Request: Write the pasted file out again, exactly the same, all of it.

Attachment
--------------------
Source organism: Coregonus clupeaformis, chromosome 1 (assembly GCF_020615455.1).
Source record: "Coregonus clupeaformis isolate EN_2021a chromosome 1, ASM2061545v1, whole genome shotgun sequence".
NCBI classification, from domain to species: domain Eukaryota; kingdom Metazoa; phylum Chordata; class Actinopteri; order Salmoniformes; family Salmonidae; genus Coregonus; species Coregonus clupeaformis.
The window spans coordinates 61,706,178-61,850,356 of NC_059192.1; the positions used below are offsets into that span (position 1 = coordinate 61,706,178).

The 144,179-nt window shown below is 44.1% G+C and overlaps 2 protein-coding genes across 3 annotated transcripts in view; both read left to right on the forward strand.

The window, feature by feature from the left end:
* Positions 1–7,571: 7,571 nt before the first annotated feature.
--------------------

Source organism: Coregonus clupeaformis, chromosome 1 (assembly GCF_020615455.1).
Source record: "Coregonus clupeaformis isolate EN_2021a chromosome 1, ASM2061545v1, whole genome shotgun sequence".
NCBI classification, from domain to species: domain Eukaryota; kingdom Metazoa; phylum Chordata; class Actinopteri; order Salmoniformes; family Salmonidae; genus Coregonus; species Coregonus clupeaformis.
The window spans coordinates 61,706,178-61,850,356 of NC_059192.1; the positions used below are offsets into that span (position 1 = coordinate 61,706,178).

The 144,179-nt window shown below is 44.1% G+C and overlaps 2 protein-coding genes across 3 annotated transcripts in view; both read left to right on the forward strand.

The window, feature by feature from the left end:
* Positions 1–7,571: 7,571 nt before the first annotated feature.